Did you have a Natural of C-section birth? How long was labour? I had natural births for both girls. If calculating from the actual pushing phase: Labour was from 11:00am – 3:20pm = 4.5 hours. My water broke 8am Wednesday & so I spent the night in hospital where I dilated 7cm without knowing it. I was given an epidural Thursday morning & started pushing before midday. Girls were born by 3:20pm Thursday.

How was your pregnancy? I had a great pregnancy, aside from some back/body aches due to being rather large and having to sleep sitting up for almost 2 months. I had regular ultrasounds and appointments so I was always well informed with my personal & twins’ development.

Did you take maternity Leave? If so, for how long? Yes, my Mat Leave was exactly 12 months.

What was the hardest thing you struggled with being a new mum? Sleep deprivation (I seriously love sleep) and my own personal body recovery & healing. I had to be readmitted to hospital 2-3 weeks after delivery due to Mastitis & an infection from the episiotomy. Not pleasant. At. All. All the while trying to juggle two crying babies, two nappies, two bottles, two of EVERYthing.

Did you work outside of the home when you had children? No. Well I wasn’t ‘paid’, but I sure did lots of work 🙂

What do you currently do for work? I am currently working 2 days/week as a Payroll Clerk for a Transport Company. But I’ll be going on Mat Leave again very soon!

What do you find the hardest thing is now, at this stage of life with your children at the age they are? The hardest thing for me at this stage is trying to find the time, energy and motivation to stimulate their inquisitive brains everyday. (and filling out the day-care paperwork so THEY can worry about paint & dirt & inquisitive brains) haha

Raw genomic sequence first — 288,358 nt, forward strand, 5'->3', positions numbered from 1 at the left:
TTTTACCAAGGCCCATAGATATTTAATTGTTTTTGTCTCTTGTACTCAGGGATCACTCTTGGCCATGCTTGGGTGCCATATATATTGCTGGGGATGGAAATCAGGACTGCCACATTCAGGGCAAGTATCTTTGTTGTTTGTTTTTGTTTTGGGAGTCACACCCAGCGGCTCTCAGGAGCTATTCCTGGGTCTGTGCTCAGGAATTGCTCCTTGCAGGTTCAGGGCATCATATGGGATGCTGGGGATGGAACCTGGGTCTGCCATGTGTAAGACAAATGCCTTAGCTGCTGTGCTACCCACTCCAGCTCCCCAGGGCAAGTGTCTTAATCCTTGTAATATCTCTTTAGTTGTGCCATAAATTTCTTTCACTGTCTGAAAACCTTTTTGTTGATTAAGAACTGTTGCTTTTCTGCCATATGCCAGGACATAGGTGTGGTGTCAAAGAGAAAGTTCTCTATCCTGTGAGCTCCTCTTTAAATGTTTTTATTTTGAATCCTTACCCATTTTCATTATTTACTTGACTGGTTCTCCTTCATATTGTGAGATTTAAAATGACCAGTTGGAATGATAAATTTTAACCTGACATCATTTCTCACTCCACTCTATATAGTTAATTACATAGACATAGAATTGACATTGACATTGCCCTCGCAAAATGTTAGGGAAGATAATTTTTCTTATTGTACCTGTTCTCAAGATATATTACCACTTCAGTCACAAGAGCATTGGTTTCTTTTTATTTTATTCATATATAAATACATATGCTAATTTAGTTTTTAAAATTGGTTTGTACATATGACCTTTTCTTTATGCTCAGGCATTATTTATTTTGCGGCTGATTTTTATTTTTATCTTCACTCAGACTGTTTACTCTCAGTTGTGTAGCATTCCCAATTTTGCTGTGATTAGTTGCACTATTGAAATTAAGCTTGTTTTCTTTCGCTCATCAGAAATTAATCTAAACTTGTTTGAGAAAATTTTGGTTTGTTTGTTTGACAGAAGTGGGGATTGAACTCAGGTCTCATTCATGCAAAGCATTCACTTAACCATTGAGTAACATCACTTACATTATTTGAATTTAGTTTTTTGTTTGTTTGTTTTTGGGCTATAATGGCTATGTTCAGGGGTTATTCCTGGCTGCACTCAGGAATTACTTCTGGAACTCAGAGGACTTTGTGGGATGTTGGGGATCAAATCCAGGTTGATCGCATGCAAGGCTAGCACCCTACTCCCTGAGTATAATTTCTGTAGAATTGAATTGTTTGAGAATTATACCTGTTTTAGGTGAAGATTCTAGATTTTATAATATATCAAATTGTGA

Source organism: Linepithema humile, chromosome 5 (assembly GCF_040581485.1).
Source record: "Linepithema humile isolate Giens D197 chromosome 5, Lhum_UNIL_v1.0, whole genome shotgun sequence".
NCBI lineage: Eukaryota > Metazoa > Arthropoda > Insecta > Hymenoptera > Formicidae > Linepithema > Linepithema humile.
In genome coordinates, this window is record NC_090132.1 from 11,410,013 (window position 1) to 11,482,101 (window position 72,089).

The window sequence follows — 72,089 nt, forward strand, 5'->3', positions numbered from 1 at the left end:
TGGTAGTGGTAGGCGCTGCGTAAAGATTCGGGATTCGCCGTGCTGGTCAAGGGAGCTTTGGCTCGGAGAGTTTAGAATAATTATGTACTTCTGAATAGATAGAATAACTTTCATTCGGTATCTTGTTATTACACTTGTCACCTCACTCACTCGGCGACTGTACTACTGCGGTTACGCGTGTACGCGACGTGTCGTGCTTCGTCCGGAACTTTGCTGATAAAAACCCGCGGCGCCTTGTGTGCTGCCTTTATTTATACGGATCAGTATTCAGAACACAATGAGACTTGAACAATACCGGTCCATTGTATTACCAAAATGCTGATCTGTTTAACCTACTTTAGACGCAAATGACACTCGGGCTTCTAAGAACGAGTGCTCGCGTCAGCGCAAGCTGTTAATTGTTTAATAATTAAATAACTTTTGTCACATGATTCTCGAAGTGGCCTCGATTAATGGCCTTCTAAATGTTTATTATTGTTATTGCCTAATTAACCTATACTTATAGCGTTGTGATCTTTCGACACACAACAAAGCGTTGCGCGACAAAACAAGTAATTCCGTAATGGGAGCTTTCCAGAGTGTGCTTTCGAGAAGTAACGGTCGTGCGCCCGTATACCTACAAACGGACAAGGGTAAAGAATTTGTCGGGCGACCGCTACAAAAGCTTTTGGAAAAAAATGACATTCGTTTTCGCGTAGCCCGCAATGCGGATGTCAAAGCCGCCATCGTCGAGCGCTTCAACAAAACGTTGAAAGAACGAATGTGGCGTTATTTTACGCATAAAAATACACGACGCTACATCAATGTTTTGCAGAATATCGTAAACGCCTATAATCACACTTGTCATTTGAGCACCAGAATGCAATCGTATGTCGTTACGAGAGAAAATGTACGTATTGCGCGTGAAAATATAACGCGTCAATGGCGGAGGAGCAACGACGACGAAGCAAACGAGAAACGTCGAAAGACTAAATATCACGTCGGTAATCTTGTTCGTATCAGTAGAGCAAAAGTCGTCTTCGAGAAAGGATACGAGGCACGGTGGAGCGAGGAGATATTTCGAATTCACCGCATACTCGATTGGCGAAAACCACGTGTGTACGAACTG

Having said that, the girls are actually quite easy to ‘talk’ to at this stage than ever before, which I’m finding a lovely surprise.
Don’t get me wrong, they still have their tantrum-like commands and requests, but I find it’s easier to talk and reason with them at this stage.

If you could give one piece of advice to a new mum what would you tell them? Stress less. This coming from someone who doesn’t stress very much! Honestly, I can look back and say that I worried about insignificant things that I read TO DO & NOT to do. But every mother & child is different. It’s so easy for a new mother to fall for the ‘Keeping up with the Jones’ expectation to have everything perfectly under control all the time. So stress less 🙂